Time to Repeal Health Care Reform!

The Republican pledge to America includes a bit about repealing ‘Obamacare’, that awful adjustment to our national system of health non-insurance.  This excellent analysis in the NYTimes makes some very good points about that idea.

Yep, the reforms aren’t working…yet.  Oh, it’s true that you can’t be bumped from coverage for a pre-existing condition now.  And children are now covered under the plan of their parents until they are 26 years old  – how’s that for totalitarian oppression?  But some of the reforms aren’t going to work for a while yet, a few years.  In the meantime, there’s a lot of screaming going on as the insurance racket…er industry, tries to adjust to the minimal inconveniences that the new law imposes on them.

The article linked here focuses on ‘mini-meds’, those plans offered to low paid workers, like the ones at McDonalds, that cover expenses up to the sum of $2000 per year.  Try and get chemotherapy on that dime, will ya!  You can pay more and up the maximum to ten grand, but that’s chicken feed in the health disaster market.  Of course, looking on the positive side, these plans are better than nothing!  As the author points out, is that our litmus test for a good program these days?

By 2014, if we don’t repeal this law right darn quick! , these low-paid workers will be able to get real insurance plans, just like the one that John Boehner has – well, not quite – at an affordable price.  And furthermore:

For insurance companies, these changes won’t be quite so positive. They will no longer be able to sell plans that devote 30 percent of revenue to salaries for their workers. They will not be allowed to compete over which company can come up with the most ingenious ways to say no to the sick. Their benefits and prices will become more public, thanks to the exchanges.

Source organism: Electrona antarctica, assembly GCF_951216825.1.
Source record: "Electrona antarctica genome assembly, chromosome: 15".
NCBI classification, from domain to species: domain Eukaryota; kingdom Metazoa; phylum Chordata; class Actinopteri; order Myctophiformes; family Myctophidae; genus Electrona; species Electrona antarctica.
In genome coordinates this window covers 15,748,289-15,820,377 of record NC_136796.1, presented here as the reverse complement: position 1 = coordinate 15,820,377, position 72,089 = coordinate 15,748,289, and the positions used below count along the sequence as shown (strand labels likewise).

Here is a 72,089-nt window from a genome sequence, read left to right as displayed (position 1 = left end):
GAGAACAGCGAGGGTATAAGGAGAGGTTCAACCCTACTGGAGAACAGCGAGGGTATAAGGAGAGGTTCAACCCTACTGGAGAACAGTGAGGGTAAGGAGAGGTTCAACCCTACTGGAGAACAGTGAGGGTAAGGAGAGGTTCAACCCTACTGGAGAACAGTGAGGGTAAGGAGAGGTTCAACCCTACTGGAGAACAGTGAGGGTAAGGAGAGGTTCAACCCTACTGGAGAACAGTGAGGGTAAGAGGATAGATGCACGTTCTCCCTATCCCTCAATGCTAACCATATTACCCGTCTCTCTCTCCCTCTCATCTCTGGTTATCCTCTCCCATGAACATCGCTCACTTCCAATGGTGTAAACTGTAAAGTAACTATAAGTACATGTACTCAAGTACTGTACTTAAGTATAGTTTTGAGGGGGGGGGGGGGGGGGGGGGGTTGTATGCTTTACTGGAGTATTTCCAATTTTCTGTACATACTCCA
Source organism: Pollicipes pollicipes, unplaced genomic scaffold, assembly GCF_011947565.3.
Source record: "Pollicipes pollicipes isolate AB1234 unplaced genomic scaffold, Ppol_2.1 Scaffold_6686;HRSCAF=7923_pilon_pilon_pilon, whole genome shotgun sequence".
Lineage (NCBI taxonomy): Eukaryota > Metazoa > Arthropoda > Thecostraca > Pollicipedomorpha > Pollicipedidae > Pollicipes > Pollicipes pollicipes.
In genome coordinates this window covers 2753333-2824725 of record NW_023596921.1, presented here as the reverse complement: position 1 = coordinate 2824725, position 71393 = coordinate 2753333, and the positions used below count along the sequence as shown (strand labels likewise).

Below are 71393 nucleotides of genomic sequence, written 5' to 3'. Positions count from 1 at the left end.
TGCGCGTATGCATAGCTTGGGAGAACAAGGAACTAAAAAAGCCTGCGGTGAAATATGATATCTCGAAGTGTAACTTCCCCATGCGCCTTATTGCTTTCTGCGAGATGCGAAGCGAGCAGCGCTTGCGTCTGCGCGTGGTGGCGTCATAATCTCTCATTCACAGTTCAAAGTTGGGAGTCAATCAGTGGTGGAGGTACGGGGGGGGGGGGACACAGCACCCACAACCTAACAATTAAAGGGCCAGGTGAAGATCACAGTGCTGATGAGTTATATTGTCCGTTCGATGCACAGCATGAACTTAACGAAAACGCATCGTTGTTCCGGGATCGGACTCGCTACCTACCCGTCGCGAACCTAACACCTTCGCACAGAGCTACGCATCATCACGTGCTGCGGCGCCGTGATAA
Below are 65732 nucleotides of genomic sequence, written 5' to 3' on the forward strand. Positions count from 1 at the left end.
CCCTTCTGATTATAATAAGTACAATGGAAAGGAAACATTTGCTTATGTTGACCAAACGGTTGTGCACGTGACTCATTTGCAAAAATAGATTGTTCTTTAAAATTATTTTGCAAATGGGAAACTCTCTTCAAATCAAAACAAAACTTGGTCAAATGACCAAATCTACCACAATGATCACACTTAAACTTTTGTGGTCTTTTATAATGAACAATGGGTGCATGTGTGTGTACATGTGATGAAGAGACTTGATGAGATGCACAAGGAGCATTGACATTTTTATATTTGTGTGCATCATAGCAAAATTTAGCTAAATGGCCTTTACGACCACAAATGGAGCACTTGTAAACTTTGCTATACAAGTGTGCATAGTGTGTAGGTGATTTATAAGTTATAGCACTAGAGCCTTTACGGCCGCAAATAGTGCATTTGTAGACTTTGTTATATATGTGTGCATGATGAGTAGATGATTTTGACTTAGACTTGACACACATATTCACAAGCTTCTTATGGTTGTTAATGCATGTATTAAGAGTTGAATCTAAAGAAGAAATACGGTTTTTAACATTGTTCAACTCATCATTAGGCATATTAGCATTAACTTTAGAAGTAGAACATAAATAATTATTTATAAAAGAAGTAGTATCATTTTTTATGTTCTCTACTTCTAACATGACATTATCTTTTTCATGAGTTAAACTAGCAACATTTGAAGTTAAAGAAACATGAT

Man the barricades, Tea Party-ers!  Kill the Bill!!

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4 Responses to Time to Repeal Health Care Reform!

  1. Richard says:

    As the beneficiary of the British National Health Service, this is the first time I have been able to draw comparisons. For more than a year I have undergone expensive investigations at a leading London teaching hospital by a leading specialist. The only cost to me is through the taxes I pay anyway. I have nothing but admiration for the clinical team.

    Yet I am led to wonder whether those investigations were necessary in the first place and whether the system simply feeds the nation’s endemic hypochondria. That, the inevitable abuse of a “free” nationalised health service and the heavy overlay of bureaucracy make for a cripplingly expensive system.

    So inadequate is the NHS for ordinary ailments and procedures, however, that I and many others on ordinary means take out private health insurance for private consultations, referred by NHS general practitioners, with NHS specialists in a network of private hospitals. I have never had to use that cover, which, itself, has many shortcomings. For example, If you once use private provision, you exclude yourself from NHS prescriptions for treatment arising from that consultation.

    It really is a thorny problem.

  2. Lichanos says:

    Thorny, yes. The costs are staggering. But here in the USA, it is not uncommon for people to be financially ruined because of a serious illness and the associated costs. Not to mention the fact that many people have no insurance whatsoever or live in fear of loosing it if they are fired or change jobs.

    From the overall social point of view, I’d rather we were dealing with your problems than ours.

  3. Richard says:

    Neither is sustainable without fundamental change, but I agree that we start from a better base.

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